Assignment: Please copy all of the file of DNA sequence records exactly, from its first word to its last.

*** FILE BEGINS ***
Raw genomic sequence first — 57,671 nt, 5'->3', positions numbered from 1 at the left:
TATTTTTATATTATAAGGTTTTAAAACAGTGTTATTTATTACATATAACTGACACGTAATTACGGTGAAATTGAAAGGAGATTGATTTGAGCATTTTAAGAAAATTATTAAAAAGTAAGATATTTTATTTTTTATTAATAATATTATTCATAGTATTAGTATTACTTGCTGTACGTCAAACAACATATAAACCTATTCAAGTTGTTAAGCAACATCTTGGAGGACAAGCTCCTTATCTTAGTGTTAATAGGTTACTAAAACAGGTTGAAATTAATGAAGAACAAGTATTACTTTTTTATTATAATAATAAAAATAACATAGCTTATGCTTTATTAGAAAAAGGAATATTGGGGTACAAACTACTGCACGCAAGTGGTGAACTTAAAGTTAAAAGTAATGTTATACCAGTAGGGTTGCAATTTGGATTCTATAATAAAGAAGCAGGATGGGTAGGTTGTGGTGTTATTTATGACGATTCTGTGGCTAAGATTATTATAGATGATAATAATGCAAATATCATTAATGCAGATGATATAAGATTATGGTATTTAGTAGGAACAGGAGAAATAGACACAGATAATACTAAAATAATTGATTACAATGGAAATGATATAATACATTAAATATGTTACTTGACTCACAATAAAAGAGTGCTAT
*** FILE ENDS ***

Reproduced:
Raw genomic sequence first — 57,671 nt, 5'->3', positions numbered from 1 at the left:
TATTTTTATATTATAAGGTTTTAAAACAGTGTTATTTATTACATATAACTGACACGTAATTACGGTGAAATTGAAAGGAGATTGATTTGAGCATTTTAAGAAAATTATTAAAAAGTAAGATATTTTATTTTTTATTAATAATATTATTCATAGTATTAGTATTACTTGCTGTACGTCAAACAACATATAAACCTATTCAAGTTGTTAAGCAACATCTTGGAGGACAAGCTCCTTATCTTAGTGTTAATAGGTTACTAAAACAGGTTGAAATTAATGAAGAACAAGTATTACTTTTTTATTATAATAATAAAAATAACATAGCTTATGCTTTATTAGAAAAAGGAATATTGGGGTACAAACTACTGCACGCAAGTGGTGAACTTAAAGTTAAAAGTAATGTTATACCAGTAGGGTTGCAATTTGGATTCTATAATAAAGAAGCAGGATGGGTAGGTTGTGGTGTTATTTATGACGATTCTGTGGCTAAGATTATTATAGATGATAATAATGCAAATATCATTAATGCAGATGATATAAGATTATGGTATTTAGTAGGAACAGGAGAAATAGACACAGATAATACTAAAATAATTGATTACAATGGAAATGATATAATACATTAAATATGTTACTTGACTCACAATAAAAGAGTGCTAT